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(Photo: Inga Hendrickson and Kevin Zansler)
2022 Winter Buyer’s Guide

The Best Snowshoes of 2022

Make like a hare in any conditions

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Snowshoeing may be one of the most accessible winter activities. For starters, it’s easy to learn—if you can walk, you can snowshoe. And unlike winter sports that involve schussing or gliding, snowshoeing allows you to explore as slowly and methodically as you like, with practically zero injury risk. It’s also affordable. If you already own good cold-weather clothing, the only expense is the snowshoes themselves. Once you have them, just slip them on and go—no helmet, goggles, or lift tickets required. After months of testing, we’ve honed a lineup that has something for everyone

Evvo Snowshoes ($234)

(Photo: Courtesy Evvo)

Evvo offers a novel solution to cold, wet feet: a ­water-repellent, insulated, breathable upper, much like a clog’s. Just slide your foot in, adjust the heel strap, and go. We also love the flexy Michelin rubber outsole, which is like a strip of burly snow tire. And just like a good set of snow tires, these snowshoes handle snow and ice, no problem. Due to the pandemic, Evvo’s U.S. expansion has been slow, but if you e-mail the company, it’ll arrange for shipping to the U.S.

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Decathlon Quechua SH100 Easy ($90)

(Photo: Courtesy Declathon)

French retailer Decathlon is bringing foam snowshoes to the masses. The new SH100 Easy is affordable and true to its name: a simple, ­full-foam base with three Velcro straps that are a cinch to put on. The slim silhouette (7.5 or 7.9 inches wide) makes for smooth striding, yet it’s still plenty wide for navigating deep powder. Molded foam traction underfoot and six metal spikes take care of any ice you encounter. Our only complaint is that the dense foam is a tad heavy.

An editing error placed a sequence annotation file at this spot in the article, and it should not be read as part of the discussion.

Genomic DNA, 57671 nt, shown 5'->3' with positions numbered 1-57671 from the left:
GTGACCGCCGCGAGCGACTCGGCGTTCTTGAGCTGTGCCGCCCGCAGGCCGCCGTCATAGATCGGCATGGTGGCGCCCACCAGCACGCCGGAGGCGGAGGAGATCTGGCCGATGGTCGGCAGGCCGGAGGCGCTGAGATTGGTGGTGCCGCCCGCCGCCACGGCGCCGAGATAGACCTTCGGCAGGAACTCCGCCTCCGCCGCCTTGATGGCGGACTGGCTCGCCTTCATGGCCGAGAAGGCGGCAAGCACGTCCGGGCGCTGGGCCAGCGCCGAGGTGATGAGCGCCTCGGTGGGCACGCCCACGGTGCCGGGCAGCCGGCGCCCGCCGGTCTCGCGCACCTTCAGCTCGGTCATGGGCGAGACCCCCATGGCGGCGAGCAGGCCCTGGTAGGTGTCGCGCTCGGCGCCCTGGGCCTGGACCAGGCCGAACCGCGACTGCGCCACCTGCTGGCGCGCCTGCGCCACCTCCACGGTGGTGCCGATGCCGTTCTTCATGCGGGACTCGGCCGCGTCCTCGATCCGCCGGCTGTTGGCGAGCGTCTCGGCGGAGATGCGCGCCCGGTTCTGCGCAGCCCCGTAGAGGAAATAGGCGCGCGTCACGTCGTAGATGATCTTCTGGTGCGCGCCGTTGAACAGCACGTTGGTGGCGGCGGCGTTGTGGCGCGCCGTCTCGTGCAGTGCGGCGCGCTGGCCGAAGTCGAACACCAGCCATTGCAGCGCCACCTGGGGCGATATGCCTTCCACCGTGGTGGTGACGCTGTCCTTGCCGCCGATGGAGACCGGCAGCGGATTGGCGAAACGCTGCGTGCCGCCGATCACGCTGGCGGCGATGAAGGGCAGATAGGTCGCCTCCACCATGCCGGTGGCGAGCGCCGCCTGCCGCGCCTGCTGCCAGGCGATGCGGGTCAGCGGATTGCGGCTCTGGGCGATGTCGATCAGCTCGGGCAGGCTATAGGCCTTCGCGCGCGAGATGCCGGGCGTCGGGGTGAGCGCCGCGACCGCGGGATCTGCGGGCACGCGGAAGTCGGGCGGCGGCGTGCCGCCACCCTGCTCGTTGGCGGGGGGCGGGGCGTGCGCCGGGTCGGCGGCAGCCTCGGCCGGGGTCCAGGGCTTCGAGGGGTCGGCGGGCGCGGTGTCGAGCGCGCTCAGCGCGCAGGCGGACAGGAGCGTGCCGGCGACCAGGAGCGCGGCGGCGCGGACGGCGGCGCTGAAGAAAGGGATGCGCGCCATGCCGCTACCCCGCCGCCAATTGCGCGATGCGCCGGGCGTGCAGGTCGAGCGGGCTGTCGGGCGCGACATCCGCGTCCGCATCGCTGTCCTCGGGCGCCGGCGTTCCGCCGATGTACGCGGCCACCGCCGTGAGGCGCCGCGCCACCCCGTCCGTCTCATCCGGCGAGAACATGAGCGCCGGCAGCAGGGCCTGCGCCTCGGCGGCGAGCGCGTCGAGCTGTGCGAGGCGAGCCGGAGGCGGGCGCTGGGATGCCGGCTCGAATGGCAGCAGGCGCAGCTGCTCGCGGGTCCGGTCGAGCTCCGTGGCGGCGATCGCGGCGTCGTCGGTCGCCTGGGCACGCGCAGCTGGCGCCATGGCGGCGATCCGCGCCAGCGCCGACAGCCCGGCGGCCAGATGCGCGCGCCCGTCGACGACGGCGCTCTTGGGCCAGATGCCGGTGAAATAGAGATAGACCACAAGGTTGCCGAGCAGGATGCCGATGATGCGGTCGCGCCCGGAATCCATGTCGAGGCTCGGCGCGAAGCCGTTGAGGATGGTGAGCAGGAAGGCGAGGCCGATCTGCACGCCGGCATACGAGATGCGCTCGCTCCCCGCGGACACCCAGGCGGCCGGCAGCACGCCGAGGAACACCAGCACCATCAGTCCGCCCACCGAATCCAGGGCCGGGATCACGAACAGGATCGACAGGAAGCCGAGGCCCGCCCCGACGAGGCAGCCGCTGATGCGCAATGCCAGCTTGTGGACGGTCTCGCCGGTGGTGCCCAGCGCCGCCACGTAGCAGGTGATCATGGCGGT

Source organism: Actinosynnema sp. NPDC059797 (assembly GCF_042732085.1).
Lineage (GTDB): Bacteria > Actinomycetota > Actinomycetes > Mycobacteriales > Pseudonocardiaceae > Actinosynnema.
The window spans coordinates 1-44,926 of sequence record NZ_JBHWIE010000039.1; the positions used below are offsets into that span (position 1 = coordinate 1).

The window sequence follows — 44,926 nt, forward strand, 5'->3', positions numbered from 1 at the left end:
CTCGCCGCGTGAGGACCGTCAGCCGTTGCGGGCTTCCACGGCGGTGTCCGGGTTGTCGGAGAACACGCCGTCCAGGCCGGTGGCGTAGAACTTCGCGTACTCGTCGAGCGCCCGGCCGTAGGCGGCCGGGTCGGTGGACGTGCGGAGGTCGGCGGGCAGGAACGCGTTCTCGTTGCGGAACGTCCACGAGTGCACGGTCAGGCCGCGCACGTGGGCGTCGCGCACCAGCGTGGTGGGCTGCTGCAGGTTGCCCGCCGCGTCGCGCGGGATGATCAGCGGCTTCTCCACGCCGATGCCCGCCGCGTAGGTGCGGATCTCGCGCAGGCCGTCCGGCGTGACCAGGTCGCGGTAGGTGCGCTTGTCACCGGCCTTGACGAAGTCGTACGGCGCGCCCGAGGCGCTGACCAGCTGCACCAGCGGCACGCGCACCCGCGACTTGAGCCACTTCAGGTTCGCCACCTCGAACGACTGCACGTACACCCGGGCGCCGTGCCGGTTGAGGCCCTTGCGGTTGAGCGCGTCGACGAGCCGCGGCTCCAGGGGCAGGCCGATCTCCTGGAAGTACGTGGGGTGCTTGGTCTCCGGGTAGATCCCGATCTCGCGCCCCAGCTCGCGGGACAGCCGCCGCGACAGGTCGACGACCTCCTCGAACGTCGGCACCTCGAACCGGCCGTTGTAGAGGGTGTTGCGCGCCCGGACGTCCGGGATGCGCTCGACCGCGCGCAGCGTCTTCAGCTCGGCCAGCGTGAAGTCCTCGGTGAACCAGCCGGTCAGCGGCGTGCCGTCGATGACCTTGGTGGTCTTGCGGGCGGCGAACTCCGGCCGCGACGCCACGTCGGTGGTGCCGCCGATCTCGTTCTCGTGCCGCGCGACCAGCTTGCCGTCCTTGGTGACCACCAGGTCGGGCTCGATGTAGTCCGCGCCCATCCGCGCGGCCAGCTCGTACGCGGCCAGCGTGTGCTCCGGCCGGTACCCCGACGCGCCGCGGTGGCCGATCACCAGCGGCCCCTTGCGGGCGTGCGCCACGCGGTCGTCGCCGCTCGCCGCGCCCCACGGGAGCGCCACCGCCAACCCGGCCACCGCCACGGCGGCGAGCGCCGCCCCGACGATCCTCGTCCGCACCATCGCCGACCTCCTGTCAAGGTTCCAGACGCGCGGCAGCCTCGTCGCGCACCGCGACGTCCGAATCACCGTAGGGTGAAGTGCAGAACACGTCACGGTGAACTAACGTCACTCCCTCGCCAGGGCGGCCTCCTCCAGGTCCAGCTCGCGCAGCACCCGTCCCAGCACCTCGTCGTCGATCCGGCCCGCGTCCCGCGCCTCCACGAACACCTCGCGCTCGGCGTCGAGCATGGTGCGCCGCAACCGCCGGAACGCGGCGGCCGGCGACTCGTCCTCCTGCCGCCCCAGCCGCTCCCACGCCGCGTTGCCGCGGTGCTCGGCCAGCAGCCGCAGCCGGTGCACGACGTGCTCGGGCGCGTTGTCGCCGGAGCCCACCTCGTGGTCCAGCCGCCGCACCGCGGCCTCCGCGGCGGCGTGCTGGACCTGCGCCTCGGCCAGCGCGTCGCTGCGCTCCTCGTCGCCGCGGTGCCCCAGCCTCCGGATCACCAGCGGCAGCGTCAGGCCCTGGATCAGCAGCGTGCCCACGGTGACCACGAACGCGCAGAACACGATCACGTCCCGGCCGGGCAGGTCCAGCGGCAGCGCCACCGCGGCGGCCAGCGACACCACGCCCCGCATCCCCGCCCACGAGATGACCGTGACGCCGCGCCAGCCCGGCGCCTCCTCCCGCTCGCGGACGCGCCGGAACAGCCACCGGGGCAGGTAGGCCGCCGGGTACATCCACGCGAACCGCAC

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Yukon Charlie Ridge 825 Kit ($200)

(Photo: Courtesy Yukon Charlie)

If you’re looking to get into snowshoeing, look no further than the Ridge, which boasts a sturdy aluminum frame and plastic deck, with six aggressive crampons. The ­snap-and-twist bindings wrap evenly around your feet. It even comes with a bag and poles, which can be helpful for maintaining balance on uneven terrain or in deep snow. Pick from four sizes: 8×21 inches, 8×25 inches, 9×30 inches, or 10×36 inches. If your feet are smaller than a women’s 8, opt for the smallest to ensure a proper fit.

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Northern Lites Race Wave ($289)

(Photo: Courtesy Northern Lites)

Most snowshoe races are held on groomed trails or packed ­singletrack, so participants don’t need footwear with a lot of flotation. Instead, they need small, lightweight snowshoes that won’t compromise form or speed. At 21.5 ounces per pair, the Race Wave fits the bill. It’s just eight inches wide and 20 inches long—among the smallest and lightest models on the market­—but still compliant with the  United States Snowshoe Association size limits.

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MSR Evo Ascent ($200)

(Photo: Courtesy MSR)

No, you can’t buy the special snowshoes that MSR makes for Army paratroopers. But you can buy the next best thing: the Evo Ascent. Jagged traction rails below a sturdy deck offer up plenty of support and lateral stability on uneven terrain. The bindings are simple—just pull and secure each strap—but effective for any shoe type and foot size. You can buy the snowshoes alone, but they also come as part of a kit ($300) that includes poles and a pack. 

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Crescent Moon Kids Snowshoes ($90)

(Photo: Courtesy Crescent Moon)

Adjustable bindings mean Crescent Moon’s latest model will grow with your kids, even if you have to buy them new snow boots as their feet get bigger  every winter. The two ­hook-and-loop straps (one above the toe and one behind the heel) are easy for little fingers to get on and off unassisted.

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From Winter 2022 Buyer’s Guide Lead Photo: Inga Hendrickson and Kevin Zansler

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